Winning the Debate
To move the focus of energy efficient buildings away from renewable technologies and convince architects and specifiers to make the structural fabric of a building their first priority in designing for energy efficiency.
Fabric first is now universally accepted within the building and construction industry, with renewable technologies most definitely playing second fiddle.
By convincing the marketplace that focusing on getting the structural fabric right first (before looking at low energy use devices), NBT was able to move the argument to a decision between their systems and other building systems over which they have a clear advantage.
- Generated over 500 pieces of coverage
- Media coverage value: £1,544,000
- ROI 10:1
Natural Building Technologies (NBT) is a supplier of building systems that use natural building materials, such as timber, cellulose fibre and lime renders.
The company set Triangle the goal of convincing architects to focus on the structural materials used in buildings, rather than ‘more sexy’ renewable technologies, such as solar / photo voltaic panels, wind turbines, and ground source heat pumps, when designing energy efficient / low carbon buildings.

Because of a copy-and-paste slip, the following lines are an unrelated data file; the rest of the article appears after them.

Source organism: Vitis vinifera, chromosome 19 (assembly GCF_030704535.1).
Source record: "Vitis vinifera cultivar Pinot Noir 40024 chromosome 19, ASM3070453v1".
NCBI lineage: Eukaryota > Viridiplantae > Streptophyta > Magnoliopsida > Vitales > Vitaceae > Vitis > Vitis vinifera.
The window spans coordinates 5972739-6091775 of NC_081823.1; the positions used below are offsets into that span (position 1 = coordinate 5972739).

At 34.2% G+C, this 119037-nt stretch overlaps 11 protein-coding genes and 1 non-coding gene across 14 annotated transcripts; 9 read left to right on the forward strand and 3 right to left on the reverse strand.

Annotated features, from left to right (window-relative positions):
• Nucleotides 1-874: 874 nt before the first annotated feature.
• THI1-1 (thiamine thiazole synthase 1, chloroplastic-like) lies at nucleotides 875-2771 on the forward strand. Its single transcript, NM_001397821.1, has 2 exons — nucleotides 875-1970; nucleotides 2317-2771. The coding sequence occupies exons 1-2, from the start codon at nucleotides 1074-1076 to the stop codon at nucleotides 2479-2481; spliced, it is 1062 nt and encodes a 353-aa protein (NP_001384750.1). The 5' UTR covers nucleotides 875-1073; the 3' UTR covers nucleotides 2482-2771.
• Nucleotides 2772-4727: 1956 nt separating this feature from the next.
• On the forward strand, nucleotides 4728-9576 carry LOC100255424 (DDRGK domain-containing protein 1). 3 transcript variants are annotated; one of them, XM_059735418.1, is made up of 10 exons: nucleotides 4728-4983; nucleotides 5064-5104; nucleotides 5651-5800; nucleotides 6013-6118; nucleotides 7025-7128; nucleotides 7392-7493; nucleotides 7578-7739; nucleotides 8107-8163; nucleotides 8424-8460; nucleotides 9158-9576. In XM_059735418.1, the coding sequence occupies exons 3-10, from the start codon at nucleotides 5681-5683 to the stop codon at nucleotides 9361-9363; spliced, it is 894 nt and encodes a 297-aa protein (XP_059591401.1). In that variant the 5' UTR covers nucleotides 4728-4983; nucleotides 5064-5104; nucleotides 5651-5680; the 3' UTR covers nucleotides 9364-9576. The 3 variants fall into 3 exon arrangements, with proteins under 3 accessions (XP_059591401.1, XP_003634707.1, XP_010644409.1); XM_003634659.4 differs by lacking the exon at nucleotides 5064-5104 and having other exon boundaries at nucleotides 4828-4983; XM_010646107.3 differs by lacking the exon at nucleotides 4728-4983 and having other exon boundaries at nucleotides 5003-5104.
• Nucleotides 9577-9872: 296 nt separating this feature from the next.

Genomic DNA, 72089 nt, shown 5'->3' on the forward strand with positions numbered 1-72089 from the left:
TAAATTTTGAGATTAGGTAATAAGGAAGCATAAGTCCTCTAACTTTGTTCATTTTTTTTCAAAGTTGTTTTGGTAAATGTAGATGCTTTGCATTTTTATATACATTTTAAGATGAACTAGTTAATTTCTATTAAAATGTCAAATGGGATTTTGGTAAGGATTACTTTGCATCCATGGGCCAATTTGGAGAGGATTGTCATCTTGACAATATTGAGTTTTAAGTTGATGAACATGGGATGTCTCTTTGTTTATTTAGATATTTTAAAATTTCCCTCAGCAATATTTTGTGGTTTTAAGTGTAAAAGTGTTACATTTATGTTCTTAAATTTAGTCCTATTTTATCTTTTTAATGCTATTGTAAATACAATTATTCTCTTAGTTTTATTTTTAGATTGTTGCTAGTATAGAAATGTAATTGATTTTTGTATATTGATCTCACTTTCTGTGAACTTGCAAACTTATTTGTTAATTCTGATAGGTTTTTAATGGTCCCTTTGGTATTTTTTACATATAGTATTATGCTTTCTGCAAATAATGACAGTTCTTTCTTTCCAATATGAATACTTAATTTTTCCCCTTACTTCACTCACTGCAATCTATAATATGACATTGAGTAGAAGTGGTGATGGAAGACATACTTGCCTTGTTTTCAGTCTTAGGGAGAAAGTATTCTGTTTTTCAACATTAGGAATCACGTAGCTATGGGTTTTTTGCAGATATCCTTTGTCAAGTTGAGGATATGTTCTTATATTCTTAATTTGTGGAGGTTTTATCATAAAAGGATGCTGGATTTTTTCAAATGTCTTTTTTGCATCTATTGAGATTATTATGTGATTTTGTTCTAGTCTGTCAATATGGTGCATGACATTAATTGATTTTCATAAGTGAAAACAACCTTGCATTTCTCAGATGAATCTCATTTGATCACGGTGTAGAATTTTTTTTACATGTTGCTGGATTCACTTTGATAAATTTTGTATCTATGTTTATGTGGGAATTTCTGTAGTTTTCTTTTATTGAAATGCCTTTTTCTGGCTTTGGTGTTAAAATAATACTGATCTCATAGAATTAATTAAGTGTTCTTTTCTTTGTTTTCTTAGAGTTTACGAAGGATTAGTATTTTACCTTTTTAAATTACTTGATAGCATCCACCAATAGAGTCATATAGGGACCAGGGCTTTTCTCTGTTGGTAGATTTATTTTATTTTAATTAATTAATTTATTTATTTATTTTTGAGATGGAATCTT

Renewable technologies were the darlings of TV programmes and trade media alike, when the issue of energy efficiency first started to occupy the thoughts of the industry. Their early prominence and ‘techno-glamour’ appeal made them a formidable opponent to knock off their number one spot.
What we did
Under the campaign theme of ‘fabric first’, Triangle implemented a high profile media campaign to position fabric first at the top of the energy efficiency / low carbon agenda.
Using a combination of strategically positioned feature articles, positioning NBT directors as ‘round table experts’ and executing a sustained and consistent high output campaign of news, comment and case study illustrations of the benefits afforded using the fabric first approach, Triangle was a prime mover in changing the debate away from renewables – first in the media and then, generally, in the industry.